Edward Snowden, former contractor at the US National Security Agency who is in exile in Russia after leaking millions of top secret intelligence documents to the media, is seeking a return to his home country.

Germany's Der Spiegel, citing Snowden's German lawyer Wolfgang Kaleck, reported that the whistleblower is "considering' returning to the US under certain conditions.

"There are negotiations," Kaleck told the news magazine.

"Those who know the case are aware that an amicable agreement with the US authorities will be most reasonable."

He noted there were efforts at least in the medium term to find a solution that is tolerable for Snowden. However, Snowden is not involved in the negotiations, according to the lawyer, who is also secretary-general for the European Centre for Constitutional and Human Rights.

Kaleck said his client had never acted selfishly and caused no damage.

"That's why, one could hope that a democratic US government paves the way back to him," he added.

At Kaleck's request, the NSA investigation committee in the German Bundestag, a constitutional and legislative body, is currently clarifying with the federal government whether Snowden can enter and testify in Germany.

The New York Times earlier reported that in the summer of 2013, Snowden was seeking the assistance of Washington DC-based attorney Plato Cacheris to negotiate a plea deal with federal prosecutors.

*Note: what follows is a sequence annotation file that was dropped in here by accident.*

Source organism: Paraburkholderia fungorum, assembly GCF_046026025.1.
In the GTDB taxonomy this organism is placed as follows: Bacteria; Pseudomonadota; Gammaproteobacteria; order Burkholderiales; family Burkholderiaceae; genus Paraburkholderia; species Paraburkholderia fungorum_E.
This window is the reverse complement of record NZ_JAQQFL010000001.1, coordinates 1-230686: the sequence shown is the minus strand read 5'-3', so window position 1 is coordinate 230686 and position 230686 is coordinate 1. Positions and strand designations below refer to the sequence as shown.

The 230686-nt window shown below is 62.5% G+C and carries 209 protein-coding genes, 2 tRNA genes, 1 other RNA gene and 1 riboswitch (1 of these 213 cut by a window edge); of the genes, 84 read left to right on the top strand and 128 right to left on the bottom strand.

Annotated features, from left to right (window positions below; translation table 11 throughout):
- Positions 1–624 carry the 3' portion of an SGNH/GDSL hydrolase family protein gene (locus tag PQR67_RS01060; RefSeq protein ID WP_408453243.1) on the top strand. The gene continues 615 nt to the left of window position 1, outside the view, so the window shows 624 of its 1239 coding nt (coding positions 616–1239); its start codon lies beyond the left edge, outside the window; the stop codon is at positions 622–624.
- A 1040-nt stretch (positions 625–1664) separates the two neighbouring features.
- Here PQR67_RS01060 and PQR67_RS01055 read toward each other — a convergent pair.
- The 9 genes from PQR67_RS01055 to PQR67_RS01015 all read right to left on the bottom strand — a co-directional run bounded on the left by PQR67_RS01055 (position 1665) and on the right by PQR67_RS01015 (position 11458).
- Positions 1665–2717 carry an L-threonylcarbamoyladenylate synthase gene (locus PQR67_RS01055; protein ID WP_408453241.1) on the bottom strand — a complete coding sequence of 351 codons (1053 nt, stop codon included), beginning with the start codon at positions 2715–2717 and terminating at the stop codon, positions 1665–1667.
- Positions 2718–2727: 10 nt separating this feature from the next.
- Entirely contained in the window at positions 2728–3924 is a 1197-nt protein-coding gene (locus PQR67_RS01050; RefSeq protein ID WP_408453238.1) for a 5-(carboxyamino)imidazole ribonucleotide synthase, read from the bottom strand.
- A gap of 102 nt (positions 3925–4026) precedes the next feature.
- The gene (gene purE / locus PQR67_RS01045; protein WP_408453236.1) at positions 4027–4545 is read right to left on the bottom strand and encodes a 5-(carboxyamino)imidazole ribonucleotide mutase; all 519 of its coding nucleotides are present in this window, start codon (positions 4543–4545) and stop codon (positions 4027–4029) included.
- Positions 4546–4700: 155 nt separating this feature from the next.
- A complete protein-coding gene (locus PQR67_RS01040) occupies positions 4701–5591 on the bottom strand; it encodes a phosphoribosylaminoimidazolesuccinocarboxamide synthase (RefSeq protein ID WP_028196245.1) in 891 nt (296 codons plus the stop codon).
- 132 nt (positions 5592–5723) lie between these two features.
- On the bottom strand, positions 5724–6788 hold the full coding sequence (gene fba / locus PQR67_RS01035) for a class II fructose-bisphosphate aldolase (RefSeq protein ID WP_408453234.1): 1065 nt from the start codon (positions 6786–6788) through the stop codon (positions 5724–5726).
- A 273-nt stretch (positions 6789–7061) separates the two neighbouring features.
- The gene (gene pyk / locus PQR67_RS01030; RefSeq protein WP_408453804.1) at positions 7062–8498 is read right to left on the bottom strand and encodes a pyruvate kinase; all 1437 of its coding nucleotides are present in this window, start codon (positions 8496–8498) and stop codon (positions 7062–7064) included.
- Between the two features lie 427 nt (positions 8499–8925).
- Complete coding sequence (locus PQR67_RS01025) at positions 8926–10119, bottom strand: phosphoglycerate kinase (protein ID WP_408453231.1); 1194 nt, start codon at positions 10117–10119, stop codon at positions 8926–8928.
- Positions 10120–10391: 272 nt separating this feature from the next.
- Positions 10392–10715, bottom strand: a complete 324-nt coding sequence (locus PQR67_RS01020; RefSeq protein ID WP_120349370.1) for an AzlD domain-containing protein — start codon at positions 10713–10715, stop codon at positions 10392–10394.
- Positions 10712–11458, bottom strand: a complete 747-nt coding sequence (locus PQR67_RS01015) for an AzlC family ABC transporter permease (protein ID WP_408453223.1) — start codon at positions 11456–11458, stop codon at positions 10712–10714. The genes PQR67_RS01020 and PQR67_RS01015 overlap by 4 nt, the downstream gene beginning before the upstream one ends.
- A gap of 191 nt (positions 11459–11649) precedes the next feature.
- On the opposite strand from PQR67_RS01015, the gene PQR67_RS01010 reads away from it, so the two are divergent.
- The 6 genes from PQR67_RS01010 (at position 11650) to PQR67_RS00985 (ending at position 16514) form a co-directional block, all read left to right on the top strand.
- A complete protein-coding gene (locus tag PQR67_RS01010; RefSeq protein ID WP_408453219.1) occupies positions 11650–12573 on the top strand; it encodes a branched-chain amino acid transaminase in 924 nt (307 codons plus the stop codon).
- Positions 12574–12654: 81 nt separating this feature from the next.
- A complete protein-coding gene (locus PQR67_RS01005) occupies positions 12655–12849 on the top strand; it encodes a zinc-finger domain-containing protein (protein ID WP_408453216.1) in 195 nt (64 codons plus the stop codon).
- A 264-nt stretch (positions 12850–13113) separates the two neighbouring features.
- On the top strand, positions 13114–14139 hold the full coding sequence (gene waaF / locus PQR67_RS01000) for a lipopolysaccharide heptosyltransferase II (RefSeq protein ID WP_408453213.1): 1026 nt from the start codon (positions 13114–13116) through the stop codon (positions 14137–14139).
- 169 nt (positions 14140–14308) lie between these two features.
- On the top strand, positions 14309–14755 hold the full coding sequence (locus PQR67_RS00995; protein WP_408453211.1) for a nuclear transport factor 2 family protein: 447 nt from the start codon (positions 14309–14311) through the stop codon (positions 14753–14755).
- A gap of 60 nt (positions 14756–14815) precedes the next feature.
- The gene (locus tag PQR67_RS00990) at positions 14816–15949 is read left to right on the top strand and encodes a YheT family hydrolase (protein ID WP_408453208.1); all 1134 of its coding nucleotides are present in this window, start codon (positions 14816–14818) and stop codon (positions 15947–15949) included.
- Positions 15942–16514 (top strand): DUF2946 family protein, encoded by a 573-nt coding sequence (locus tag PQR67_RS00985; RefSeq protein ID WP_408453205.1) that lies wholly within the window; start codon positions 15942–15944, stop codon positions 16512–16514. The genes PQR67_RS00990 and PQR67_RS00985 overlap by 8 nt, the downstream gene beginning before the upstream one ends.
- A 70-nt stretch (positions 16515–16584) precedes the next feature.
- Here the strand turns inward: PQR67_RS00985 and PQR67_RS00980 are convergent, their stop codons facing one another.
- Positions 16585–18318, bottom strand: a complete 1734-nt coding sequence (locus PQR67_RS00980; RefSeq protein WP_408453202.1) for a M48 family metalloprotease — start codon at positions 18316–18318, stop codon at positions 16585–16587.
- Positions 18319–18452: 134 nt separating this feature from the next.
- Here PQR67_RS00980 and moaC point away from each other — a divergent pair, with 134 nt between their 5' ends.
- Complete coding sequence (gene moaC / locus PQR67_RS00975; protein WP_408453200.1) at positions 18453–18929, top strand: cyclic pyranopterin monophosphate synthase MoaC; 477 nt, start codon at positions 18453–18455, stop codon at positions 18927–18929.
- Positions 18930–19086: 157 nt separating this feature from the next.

Snowden received international attention after he leaked up to 1.7 million top secret documents about the NSA's surveillance programmes.

The Obama administration faced severe criticism across the globe as the documents revealed that the NSA tapped telephone conversations and spied on the internet activities of prominent people, including German chancellor Angela Merkel and Brazilian president Dilma Rousseff.

Snowden is wanted by the US on charges of espionage and theft of government property.

Earlier, members of the Scottish parliament (MSPs) considered a call for the former NSA contractor, who is currently being sheltered in Russia, to be given political asylum in Scotland if voters opt for independence in September's referendum.

Campaigner Mick Napier, a former university lecturer, put forward a petition to the Scottish parliament's Public Petitions Committee, saying Snowden was owed a "debt of gratitude" for his actions and that hosting him would be an "honour for Scotland".